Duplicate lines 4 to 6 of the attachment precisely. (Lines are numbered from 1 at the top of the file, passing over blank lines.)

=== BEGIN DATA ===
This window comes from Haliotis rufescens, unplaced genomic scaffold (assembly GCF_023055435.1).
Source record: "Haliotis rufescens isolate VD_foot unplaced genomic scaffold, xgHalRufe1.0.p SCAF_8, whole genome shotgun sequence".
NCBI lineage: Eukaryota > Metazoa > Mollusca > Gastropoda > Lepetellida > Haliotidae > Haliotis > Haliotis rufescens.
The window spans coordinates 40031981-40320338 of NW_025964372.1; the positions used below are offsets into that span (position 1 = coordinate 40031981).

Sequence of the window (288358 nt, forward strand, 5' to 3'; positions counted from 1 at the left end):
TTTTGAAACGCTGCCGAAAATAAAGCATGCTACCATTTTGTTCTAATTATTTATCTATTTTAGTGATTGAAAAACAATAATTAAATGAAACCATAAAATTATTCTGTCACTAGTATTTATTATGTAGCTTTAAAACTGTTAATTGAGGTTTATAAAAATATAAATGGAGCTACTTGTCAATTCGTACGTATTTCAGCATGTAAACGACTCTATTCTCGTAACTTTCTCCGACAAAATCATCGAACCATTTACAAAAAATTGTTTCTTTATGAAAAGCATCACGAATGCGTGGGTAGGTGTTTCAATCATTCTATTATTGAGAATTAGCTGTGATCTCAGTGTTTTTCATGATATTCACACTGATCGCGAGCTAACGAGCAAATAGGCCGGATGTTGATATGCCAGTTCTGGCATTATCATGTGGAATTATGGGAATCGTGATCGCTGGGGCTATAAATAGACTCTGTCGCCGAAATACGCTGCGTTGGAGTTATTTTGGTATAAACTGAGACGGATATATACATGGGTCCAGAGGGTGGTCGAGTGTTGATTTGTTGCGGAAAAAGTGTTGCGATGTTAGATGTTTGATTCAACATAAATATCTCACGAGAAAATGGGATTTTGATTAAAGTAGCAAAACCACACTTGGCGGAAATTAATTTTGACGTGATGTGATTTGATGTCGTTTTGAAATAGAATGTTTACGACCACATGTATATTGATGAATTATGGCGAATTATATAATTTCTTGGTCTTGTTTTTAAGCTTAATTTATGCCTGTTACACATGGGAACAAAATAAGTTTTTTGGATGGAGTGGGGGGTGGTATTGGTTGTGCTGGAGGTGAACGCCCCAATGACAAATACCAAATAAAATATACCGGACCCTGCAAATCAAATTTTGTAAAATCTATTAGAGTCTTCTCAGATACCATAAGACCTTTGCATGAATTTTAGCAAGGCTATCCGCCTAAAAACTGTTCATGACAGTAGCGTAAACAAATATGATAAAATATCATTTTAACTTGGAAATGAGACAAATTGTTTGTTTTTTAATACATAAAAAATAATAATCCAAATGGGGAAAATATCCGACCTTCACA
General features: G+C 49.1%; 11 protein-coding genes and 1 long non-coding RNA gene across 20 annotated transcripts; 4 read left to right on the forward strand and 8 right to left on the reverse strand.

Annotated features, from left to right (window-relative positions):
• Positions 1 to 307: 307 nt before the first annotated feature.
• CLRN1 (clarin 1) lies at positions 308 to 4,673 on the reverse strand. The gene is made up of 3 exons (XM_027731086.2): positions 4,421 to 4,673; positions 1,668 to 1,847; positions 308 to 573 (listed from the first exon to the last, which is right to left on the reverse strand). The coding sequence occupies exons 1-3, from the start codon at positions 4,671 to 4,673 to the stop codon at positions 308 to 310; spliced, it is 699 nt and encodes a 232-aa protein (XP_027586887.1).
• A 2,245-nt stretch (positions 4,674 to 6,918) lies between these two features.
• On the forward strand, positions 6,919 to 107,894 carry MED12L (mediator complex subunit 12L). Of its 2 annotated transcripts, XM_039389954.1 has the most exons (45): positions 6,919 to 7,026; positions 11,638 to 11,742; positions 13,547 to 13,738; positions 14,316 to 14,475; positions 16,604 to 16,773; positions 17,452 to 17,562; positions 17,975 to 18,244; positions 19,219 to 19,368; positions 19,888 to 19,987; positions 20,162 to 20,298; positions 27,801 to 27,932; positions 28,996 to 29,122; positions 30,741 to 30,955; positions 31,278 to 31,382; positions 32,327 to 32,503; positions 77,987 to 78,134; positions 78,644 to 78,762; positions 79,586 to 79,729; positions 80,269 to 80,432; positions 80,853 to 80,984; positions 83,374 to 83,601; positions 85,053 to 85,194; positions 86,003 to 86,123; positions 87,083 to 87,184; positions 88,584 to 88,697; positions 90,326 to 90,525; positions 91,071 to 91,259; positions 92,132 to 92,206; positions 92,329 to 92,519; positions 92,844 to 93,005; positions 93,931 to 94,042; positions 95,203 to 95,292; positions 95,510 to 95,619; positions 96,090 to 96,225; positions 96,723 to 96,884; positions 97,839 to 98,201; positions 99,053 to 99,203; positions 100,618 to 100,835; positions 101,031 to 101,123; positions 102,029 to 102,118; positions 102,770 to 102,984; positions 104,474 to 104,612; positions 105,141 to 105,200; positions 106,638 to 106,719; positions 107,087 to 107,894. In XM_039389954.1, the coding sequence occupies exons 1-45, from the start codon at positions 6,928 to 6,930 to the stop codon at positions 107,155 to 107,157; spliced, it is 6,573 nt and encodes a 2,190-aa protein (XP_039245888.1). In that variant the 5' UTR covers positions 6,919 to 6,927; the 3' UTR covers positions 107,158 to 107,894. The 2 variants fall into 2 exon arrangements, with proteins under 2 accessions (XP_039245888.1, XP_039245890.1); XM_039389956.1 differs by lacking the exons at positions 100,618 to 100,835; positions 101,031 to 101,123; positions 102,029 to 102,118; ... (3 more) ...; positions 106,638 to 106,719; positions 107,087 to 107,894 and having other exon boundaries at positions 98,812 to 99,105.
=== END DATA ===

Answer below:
The window spans coordinates 40031981-40320338 of NW_025964372.1; the positions used below are offsets into that span (position 1 = coordinate 40031981).

Sequence of the window (288358 nt, forward strand, 5' to 3'; positions counted from 1 at the left end):
TTTTGAAACGCTGCCGAAAATAAAGCATGCTACCATTTTGTTCTAATTATTTATCTATTTTAGTGATTGAAAAACAATAATTAAATGAAACCATAAAATTATTCTGTCACTAGTATTTATTATGTAGCTTTAAAACTGTTAATTGAGGTTTATAAAAATATAAATGGAGCTACTTGTCAATTCGTACGTATTTCAGCATGTAAACGACTCTATTCTCGTAACTTTCTCCGACAAAATCATCGAACCATTTACAAAAAATTGTTTCTTTATGAAAAGCATCACGAATGCGTGGGTAGGTGTTTCAATCATTCTATTATTGAGAATTAGCTGTGATCTCAGTGTTTTTCATGATATTCACACTGATCGCGAGCTAACGAGCAAATAGGCCGGATGTTGATATGCCAGTTCTGGCATTATCATGTGGAATTATGGGAATCGTGATCGCTGGGGCTATAAATAGACTCTGTCGCCGAAATACGCTGCGTTGGAGTTATTTTGGTATAAACTGAGACGGATATATACATGGGTCCAGAGGGTGGTCGAGTGTTGATTTGTTGCGGAAAAAGTGTTGCGATGTTAGATGTTTGATTCAACATAAATATCTCACGAGAAAATGGGATTTTGATTAAAGTAGCAAAACCACACTTGGCGGAAATTAATTTTGACGTGATGTGATTTGATGTCGTTTTGAAATAGAATGTTTACGACCACATGTATATTGATGAATTATGGCGAATTATATAATTTCTTGGTCTTGTTTTTAAGCTTAATTTATGCCTGTTACACATGGGAACAAAATAAGTTTTTTGGATGGAGTGGGGGGTGGTATTGGTTGTGCTGGAGGTGAACGCCCCAATGACAAATACCAAATAAAATATACCGGACCCTGCAAATCAAATTTTGTAAAATCTATTAGAGTCTTCTCAGATACCATAAGACCTTTGCATGAATTTTAGCAAGGCTATCCGCCTAAAAACTGTTCATGACAGTAGCGTAAACAAATATGATAAAATATCATTTTAACTTGGAAATGAGACAAATTGTTTGTTTTTTAATACATAAAAAATAATAATCCAAATGGGGAAAATATCCGACCTTCACA